Paper selection

The method of systematic review was based on PRISMA guidelines [8]. An initial search was conducted with the use of the Scopus database and the following search criteria: TITLE (huntington*) AND TITLE-ABS-KEY (‘deep brain stimulation’ OR ‘neuromodulation’) in June 2021. The identification of relevant studies including 103 papers was performed using the following steps. Firstly, on the basis of the initial search, we aimed to identify randomised controlled trials (RCTs) reporting data on motor symptoms, functional status, speech, comprehensive behavioural and cognitive functioning pre-surgery and at least 12 months post-surgery. Unfortunately, we found no such study. Secondly, we broadened our search criteria to capture not only RCTs, but all original studies with at least five patients, while keeping the other criteria unchanged. Of four original studies with ≥ 5 cases, only one fulfilled all those pre-established inclusion criteria [9], see Suppl. Fig. 1. In one of the studies [10], only a 6-month follow-up was available, and in two others no standardised behavioural assessment was reported [11, 12]. Finally, we decided to include and analyse one RCT and three open trials reporting any motor, functional, cognitive and behavioural data with at least a 6-month follow-up [9–12] (Fig. 1), even if this data was limited in terms of follow-up length, and not as extensive as expected.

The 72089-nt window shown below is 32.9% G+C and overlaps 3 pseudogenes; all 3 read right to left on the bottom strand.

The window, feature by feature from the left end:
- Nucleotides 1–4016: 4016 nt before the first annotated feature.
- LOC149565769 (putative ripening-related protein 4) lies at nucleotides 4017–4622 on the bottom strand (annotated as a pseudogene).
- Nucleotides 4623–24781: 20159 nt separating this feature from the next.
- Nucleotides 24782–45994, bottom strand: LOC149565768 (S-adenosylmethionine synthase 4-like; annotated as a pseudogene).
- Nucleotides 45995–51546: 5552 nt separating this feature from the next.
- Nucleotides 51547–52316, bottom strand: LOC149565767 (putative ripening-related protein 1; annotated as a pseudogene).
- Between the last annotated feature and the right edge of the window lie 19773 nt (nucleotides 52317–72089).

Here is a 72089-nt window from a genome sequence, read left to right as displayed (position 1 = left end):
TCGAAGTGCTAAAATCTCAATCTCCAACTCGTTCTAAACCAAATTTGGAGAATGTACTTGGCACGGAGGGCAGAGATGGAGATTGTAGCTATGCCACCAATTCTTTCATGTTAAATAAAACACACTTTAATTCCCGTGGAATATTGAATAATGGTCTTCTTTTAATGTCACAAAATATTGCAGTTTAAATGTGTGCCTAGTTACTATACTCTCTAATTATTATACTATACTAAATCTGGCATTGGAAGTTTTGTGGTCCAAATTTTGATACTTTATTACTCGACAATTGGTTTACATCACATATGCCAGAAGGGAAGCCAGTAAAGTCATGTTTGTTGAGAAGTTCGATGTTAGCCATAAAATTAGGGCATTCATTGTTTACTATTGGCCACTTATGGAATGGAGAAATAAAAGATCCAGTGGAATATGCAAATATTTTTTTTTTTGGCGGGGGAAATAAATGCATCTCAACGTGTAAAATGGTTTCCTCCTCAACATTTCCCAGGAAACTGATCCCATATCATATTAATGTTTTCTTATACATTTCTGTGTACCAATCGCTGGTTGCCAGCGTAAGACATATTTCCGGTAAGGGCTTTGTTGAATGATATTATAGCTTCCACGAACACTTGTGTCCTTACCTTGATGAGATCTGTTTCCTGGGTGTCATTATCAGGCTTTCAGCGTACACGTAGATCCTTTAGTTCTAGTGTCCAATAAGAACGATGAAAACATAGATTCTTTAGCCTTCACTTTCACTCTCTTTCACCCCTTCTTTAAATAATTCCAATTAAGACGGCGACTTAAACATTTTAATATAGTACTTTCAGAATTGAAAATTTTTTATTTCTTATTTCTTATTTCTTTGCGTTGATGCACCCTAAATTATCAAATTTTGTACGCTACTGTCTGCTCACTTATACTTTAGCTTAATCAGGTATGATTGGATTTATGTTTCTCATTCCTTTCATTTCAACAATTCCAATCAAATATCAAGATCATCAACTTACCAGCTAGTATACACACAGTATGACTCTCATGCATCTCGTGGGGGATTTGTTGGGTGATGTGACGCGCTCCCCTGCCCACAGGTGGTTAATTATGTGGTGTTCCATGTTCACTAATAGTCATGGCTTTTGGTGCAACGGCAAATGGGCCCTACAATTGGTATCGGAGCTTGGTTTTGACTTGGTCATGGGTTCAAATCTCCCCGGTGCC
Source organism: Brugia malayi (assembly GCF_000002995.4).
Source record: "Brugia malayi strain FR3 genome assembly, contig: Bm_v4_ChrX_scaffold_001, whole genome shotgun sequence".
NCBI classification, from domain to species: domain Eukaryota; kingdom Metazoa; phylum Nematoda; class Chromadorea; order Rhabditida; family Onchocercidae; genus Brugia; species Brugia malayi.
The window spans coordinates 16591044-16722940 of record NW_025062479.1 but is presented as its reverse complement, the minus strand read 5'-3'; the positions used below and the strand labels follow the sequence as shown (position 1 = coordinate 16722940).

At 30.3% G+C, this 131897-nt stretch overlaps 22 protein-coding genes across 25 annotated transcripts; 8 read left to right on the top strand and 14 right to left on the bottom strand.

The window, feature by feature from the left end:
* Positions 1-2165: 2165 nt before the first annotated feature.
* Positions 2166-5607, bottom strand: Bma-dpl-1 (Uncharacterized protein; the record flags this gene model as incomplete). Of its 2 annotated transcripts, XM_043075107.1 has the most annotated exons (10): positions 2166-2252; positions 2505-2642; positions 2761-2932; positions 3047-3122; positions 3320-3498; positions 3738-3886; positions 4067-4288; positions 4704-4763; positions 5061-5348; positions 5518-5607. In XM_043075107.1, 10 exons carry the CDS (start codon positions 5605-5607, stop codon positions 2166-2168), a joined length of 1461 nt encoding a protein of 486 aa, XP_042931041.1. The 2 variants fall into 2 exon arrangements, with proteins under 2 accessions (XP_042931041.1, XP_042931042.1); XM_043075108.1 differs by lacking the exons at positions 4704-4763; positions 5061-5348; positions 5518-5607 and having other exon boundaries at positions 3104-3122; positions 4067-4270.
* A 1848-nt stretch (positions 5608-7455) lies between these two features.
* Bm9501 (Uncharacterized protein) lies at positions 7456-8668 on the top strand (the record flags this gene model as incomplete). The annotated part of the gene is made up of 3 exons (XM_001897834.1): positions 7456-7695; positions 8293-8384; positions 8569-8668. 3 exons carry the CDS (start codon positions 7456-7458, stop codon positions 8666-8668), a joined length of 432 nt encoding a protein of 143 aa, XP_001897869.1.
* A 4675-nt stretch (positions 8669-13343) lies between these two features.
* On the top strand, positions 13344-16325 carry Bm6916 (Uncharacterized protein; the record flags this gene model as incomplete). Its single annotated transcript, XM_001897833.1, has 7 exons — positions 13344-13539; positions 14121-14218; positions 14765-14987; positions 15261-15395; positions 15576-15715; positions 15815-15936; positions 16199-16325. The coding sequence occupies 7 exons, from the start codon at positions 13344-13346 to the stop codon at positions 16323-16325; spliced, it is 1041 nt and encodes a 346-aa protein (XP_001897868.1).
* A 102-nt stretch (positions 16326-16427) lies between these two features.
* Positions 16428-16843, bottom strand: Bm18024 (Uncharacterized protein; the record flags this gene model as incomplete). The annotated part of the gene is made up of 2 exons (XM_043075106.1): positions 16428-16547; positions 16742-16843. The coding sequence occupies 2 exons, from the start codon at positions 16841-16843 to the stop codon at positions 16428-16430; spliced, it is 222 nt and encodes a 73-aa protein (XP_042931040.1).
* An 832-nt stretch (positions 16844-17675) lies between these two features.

Figure 1. Identification of studies via databases and registers

Results

Patient qualification

Patients undergoing DBS implantation in the analysed studies were in different disease stages, and disease stage was assessed differently in the reviewed studies. Sanrey et al. [12] included in their study patients with early-to-moderate HD according to the disease stages defined by Shoulson and Fahn, which corresponds to grades I–III in this classification. In the study by Gonzalez et al. [11], one inclusion criterion was a Total Functional Capacity (TFC) score ≤ 8, which corresponds to stage II or higher according to Shoulson and Fahn. One study [10] enrolled patients with at least moderate-stage motor symptoms as measured by ≥ 30 Unified Huntington’s disease Rating Scale total motor score (UHDRS TMS), but there was no information on the disease stage. Zittel et al. [9] reported that patients were in the advanced stage of the disease, but the authors did not define their specific criteria.